Our Academic Dress

The Process

In January 2017, Rose Bruford College of Theatre and Performance was granted Taught Degree Awarding Powers (TDAP) by Her Majesty’s Privy Council.

The gaining of TDAP meant that for the first time in its 68-year history the College was entitled to create its own Academic Dress. Working closely with prestigious academic dress suppliers Ede & Ravenscroft the process began to have an approved design ready for the 2018 Graduation Ceremony.

In order for a design to be approved by Ede & Ravenscroft the design needed to be distinctive to Rose Bruford College. This was not as easy as first envisaged. For example if we wanted to use a rose, it had to be one evidenced and linked to the College. The College’s Archive Team fortunately had evidence of a Rose Bruford Rose being created in the 1960’s and there was photographic evidence we could send to Ede & Ravenscroft.

In the autumn of 2017 College students, alumni and staff were invited to help chose elements of the design and the colour scheme through a consultation process. Level 6 Costume Production Student Rebekah Greenwood was invited by the Academic Dress Committee to create an embroidered design for the jacquard that reflected the results of the consultation.

 



At the 2018 Graduation Ceremony held on Friday 14 September 2018, Rebekah Greenwood was presented with a commemorative jacquard by Principal, Clarie Middleton.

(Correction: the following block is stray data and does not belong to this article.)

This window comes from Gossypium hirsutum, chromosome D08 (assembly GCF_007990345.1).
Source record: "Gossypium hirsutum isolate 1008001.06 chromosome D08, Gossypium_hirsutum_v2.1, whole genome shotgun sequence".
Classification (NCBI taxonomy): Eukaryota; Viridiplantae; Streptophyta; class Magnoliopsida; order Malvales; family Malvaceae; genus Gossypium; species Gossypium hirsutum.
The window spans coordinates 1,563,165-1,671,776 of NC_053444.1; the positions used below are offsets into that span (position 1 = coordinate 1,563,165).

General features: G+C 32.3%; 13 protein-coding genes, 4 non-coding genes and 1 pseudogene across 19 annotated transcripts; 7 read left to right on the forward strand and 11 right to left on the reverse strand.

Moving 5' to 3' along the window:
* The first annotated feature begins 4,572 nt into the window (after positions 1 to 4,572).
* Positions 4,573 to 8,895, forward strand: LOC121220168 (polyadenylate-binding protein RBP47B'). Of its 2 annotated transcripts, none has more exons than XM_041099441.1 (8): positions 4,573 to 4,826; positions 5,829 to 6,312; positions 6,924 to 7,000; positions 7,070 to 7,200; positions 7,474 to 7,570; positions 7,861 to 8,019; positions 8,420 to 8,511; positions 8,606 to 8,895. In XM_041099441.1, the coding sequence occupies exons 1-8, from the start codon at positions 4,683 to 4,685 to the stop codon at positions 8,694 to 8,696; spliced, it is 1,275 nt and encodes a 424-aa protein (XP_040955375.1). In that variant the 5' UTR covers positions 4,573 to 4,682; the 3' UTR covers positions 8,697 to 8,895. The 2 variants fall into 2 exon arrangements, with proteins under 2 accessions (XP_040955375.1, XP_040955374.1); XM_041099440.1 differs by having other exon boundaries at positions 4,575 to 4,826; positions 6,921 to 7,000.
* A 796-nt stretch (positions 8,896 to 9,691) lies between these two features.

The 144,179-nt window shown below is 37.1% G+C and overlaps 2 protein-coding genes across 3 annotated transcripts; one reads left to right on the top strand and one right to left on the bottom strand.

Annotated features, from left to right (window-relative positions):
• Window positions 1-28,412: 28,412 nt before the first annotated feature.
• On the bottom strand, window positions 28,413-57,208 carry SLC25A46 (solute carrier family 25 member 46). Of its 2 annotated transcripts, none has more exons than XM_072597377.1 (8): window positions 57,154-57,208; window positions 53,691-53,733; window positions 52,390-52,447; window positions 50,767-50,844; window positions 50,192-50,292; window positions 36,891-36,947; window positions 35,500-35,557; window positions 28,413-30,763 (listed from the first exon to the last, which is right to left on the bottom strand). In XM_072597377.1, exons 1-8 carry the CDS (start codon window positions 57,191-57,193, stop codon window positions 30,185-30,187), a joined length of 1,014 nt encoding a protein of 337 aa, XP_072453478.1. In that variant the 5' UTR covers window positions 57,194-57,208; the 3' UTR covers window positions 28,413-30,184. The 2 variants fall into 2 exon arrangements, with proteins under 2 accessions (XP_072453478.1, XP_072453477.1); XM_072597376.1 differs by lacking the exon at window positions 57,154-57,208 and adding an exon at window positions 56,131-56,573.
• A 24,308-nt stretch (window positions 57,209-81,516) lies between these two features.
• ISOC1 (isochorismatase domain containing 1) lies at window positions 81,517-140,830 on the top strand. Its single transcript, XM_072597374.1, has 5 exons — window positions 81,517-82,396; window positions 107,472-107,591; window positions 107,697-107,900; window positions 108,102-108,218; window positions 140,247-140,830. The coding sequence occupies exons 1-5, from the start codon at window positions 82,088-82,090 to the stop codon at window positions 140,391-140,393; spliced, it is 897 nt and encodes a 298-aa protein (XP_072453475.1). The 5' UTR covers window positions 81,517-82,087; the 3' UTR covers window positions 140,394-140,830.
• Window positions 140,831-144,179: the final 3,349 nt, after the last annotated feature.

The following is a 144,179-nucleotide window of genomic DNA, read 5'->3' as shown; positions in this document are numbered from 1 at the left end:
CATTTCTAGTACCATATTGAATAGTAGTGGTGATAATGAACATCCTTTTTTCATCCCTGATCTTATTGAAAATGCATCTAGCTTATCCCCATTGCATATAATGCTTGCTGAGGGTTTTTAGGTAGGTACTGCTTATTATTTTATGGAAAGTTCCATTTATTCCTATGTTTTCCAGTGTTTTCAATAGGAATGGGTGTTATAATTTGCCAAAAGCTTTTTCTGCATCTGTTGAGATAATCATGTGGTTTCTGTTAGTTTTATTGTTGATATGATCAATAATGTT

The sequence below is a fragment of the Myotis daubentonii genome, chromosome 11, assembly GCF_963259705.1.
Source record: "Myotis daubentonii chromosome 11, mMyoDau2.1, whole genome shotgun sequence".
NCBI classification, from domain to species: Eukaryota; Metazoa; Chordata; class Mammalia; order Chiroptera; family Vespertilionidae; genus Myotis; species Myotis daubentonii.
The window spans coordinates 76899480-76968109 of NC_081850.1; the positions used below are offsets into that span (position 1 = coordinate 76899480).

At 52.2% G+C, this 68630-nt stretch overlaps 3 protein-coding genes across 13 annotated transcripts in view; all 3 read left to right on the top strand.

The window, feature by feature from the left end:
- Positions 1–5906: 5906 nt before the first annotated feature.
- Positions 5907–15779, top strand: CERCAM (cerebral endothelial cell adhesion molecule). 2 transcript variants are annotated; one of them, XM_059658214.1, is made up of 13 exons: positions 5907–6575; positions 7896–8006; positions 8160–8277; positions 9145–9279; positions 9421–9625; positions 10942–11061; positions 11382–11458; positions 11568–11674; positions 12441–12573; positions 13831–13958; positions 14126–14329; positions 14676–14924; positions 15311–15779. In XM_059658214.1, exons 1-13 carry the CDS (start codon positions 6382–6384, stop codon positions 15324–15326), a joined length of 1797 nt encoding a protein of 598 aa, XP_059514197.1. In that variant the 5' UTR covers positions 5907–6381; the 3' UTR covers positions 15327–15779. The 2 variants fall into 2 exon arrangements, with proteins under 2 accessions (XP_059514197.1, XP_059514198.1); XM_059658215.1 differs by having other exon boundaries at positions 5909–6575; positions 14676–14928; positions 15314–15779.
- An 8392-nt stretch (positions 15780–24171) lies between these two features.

Rose Bruford Rose

In 1962 the prestigious rose growing company Wheatcroft Brothers introduced the Rose Bruford Rose as one of their ‘New Roses of the Year’.

The catalogue description is as follows:

‘Creamy peach petals heavily splashed and shaded with rosy bronze, form an exquisite symmetrical flower, lovely for cutting or the garden. Growth is vigorous and healthy and the flowering repeats quickly and profusely. A charming and dainty new rose.’



 

Lamorbey House Fleur-de-lis and Lion

  

The Fleur-de-lis decorated ceiling in the library and the lion-carving fireplace in the Fleur Chandler room are some of the most iconic features of Lamorbey House

Both have been incorporated into the design of the jacquard to acknowledge the College’s association with Lamorbey House and Sidcup since 1950. 


Colour Scheme

 


The window at the top of the grand staircase in Lamorbey House features a stained glass design of the flower associated with the Suffragette movement.    

The colour scheme chosen by the students, staff and alumni for the hood and trim is very much influenced by the ‘Suffragette Window’ and the colour scheme of violet for the hood (representing dignity) and green for the trim (representing hope) is particularly poignant in the centenary year of the Representation of the People Act, which gave some women the right to vote.